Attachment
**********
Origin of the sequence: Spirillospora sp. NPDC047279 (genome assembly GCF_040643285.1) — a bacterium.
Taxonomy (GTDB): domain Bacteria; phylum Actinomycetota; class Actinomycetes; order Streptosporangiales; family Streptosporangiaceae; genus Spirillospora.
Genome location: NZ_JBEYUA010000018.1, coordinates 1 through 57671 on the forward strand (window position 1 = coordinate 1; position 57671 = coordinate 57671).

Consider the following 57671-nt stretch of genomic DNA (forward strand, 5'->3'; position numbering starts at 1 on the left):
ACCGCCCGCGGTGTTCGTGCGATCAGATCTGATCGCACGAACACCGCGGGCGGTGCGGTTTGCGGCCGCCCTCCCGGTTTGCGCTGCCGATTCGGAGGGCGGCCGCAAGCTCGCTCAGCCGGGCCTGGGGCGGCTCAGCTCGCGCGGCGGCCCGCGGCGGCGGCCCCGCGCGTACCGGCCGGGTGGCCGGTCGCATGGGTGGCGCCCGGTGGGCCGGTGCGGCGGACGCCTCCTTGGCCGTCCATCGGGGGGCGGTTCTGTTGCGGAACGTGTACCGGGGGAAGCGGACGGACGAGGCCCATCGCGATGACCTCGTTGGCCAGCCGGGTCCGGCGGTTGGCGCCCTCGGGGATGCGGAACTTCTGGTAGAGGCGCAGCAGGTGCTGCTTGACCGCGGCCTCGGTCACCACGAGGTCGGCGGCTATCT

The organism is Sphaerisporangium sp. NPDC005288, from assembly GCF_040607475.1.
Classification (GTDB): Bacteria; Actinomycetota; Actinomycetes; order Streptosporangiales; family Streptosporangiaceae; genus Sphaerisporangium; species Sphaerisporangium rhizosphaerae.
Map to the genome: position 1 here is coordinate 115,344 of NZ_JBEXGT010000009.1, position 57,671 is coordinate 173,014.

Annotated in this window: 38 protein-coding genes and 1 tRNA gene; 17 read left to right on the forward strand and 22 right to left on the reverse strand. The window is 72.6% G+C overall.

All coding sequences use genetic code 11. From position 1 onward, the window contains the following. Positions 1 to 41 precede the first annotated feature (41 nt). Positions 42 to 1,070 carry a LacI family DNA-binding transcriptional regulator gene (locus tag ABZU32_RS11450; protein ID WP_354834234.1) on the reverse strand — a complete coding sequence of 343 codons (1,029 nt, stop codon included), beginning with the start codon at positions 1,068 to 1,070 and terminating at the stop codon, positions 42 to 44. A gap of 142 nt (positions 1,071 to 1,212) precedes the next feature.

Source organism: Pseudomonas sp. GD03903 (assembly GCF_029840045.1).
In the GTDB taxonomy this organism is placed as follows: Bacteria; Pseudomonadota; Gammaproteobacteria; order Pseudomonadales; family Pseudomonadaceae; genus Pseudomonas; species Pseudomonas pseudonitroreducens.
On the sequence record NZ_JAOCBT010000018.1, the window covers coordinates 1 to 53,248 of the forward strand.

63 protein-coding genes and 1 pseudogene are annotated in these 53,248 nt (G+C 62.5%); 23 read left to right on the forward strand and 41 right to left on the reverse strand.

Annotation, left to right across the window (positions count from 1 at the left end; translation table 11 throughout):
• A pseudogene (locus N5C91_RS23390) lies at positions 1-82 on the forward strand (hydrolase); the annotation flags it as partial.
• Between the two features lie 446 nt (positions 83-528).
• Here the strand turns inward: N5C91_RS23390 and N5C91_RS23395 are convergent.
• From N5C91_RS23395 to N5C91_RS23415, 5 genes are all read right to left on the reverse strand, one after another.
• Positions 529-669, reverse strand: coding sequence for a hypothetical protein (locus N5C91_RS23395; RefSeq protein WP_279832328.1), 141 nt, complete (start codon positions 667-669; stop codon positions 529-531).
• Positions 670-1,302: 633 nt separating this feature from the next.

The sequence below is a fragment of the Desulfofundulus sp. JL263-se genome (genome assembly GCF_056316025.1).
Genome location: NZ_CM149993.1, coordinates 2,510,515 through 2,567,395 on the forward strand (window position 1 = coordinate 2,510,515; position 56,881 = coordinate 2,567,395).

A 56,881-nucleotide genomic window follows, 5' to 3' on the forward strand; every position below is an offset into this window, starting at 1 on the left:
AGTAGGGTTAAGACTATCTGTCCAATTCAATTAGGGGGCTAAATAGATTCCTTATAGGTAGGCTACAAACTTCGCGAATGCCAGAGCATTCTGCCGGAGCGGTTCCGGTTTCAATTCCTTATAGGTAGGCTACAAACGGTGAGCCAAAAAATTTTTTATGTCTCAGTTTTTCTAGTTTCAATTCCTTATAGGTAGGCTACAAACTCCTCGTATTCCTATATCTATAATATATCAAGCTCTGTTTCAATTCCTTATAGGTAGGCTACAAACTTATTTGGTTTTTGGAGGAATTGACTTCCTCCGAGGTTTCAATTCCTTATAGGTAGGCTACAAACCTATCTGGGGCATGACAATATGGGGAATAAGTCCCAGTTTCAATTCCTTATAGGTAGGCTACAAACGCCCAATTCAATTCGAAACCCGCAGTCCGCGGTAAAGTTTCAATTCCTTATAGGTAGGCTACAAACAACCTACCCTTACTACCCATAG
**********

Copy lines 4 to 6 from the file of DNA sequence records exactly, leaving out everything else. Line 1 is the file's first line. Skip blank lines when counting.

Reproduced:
Consider the following 57671-nt stretch of genomic DNA (forward strand, 5'->3'; position numbering starts at 1 on the left):
ACCGCCCGCGGTGTTCGTGCGATCAGATCTGATCGCACGAACACCGCGGGCGGTGCGGTTTGCGGCCGCCCTCCCGGTTTGCGCTGCCGATTCGGAGGGCGGCCGCAAGCTCGCTCAGCCGGGCCTGGGGCGGCTCAGCTCGCGCGGCGGCCCGCGGCGGCGGCCCCGCGCGTACCGGCCGGGTGGCCGGTCGCATGGGTGGCGCCCGGTGGGCCGGTGCGGCGGACGCCTCCTTGGCCGTCCATCGGGGGGCGGTTCTGTTGCGGAACGTGTACCGGGGGAAGCGGACGGACGAGGCCCATCGCGATGACCTCGTTGGCCAGCCGGGTCCGGCGGTTGGCGCCCTCGGGGATGCGGAACTTCTGGTAGAGGCGCAGCAGGTGCTGCTTGACCGCGGCCTCGGTCACCACGAGGTCGGCGGCTATCT

The organism is Sphaerisporangium sp. NPDC005288, from assembly GCF_040607475.1.